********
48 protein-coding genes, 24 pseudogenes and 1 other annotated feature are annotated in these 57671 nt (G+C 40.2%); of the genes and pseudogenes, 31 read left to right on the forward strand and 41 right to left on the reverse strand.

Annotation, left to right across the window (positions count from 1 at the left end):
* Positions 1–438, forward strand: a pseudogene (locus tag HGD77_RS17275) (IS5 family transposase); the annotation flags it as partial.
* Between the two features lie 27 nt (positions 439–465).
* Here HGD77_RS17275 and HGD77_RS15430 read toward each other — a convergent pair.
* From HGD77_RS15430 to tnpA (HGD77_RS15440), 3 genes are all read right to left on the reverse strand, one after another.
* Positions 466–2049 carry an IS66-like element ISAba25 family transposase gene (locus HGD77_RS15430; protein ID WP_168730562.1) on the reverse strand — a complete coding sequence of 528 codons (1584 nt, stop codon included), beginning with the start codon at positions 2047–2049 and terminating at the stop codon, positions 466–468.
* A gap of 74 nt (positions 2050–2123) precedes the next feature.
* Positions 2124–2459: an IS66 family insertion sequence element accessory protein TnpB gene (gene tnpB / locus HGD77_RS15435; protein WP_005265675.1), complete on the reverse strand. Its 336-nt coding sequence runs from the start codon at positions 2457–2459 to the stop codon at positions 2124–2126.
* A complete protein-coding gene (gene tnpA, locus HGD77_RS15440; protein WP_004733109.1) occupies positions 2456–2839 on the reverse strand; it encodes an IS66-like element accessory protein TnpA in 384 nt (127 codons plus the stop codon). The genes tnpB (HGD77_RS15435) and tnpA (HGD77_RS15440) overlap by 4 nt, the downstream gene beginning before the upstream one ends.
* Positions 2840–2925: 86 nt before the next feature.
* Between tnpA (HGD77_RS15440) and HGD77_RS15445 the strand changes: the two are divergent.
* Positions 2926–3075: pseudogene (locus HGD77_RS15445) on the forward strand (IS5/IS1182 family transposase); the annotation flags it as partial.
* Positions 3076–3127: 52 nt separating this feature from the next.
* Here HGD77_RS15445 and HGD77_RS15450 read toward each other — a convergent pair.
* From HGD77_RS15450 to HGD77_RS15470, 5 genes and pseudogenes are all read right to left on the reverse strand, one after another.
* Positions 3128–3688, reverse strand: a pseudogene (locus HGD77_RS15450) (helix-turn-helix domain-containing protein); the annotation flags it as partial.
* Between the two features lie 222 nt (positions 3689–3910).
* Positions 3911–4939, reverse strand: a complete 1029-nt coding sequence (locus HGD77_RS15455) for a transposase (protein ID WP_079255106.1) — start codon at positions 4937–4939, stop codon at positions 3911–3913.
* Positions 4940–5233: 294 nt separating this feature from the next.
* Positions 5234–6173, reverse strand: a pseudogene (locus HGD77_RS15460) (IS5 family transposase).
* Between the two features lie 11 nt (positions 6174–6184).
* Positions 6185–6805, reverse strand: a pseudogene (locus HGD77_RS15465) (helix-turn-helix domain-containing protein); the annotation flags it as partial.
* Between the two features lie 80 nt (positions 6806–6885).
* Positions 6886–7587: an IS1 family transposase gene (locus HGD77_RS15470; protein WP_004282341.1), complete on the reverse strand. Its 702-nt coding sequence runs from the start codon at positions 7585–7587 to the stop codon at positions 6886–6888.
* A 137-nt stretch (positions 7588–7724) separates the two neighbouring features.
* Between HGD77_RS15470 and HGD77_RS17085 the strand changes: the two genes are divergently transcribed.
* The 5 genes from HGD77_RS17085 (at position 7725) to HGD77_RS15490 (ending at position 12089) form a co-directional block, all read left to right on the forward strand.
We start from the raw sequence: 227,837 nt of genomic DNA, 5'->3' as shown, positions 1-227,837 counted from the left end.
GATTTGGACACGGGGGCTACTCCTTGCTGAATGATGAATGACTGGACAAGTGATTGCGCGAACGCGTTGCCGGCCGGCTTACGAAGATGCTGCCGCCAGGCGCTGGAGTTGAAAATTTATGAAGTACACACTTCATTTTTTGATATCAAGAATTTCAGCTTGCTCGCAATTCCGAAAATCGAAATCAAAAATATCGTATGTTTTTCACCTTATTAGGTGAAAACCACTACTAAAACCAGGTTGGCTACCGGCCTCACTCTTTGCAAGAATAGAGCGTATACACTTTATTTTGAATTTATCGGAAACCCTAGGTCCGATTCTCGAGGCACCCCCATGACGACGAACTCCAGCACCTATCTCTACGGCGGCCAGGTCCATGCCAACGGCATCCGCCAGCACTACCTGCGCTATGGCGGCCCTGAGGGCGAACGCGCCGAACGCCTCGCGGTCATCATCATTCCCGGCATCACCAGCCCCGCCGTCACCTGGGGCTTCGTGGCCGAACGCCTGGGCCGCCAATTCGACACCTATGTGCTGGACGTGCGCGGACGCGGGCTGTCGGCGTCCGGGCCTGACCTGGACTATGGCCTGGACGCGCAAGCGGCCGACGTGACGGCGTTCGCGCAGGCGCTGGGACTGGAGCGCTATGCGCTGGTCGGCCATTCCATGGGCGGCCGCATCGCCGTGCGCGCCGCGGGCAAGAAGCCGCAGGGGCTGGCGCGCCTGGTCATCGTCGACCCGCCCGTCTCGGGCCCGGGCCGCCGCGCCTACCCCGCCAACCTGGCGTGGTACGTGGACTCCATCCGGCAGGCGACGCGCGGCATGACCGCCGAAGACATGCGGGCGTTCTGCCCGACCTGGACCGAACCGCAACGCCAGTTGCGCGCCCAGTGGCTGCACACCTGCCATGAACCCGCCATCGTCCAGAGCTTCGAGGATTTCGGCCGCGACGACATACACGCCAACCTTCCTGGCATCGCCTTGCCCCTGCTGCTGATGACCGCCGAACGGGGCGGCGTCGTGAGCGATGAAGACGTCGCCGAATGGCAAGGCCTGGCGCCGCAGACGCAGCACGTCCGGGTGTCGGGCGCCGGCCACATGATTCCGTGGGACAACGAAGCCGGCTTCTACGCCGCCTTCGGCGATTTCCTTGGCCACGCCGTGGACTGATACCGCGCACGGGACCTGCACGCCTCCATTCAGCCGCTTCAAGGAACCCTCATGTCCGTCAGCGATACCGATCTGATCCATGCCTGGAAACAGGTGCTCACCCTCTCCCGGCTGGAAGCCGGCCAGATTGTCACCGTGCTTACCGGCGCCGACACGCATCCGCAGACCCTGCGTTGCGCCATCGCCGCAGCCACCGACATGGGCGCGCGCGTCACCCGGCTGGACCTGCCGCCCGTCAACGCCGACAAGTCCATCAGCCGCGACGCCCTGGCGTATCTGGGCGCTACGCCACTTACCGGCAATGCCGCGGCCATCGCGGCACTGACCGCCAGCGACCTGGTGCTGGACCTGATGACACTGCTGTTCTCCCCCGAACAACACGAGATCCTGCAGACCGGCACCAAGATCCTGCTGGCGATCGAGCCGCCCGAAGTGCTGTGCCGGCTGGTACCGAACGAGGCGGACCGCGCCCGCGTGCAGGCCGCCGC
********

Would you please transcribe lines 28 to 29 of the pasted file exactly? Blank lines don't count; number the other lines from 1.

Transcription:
* The 5 genes from HGD77_RS17085 (at position 7725) to HGD77_RS15490 (ending at position 12089) form a co-directional block, all read left to right on the forward strand.
We start from the raw sequence: 227,837 nt of genomic DNA, 5'->3' as shown, positions 1-227,837 counted from the left end.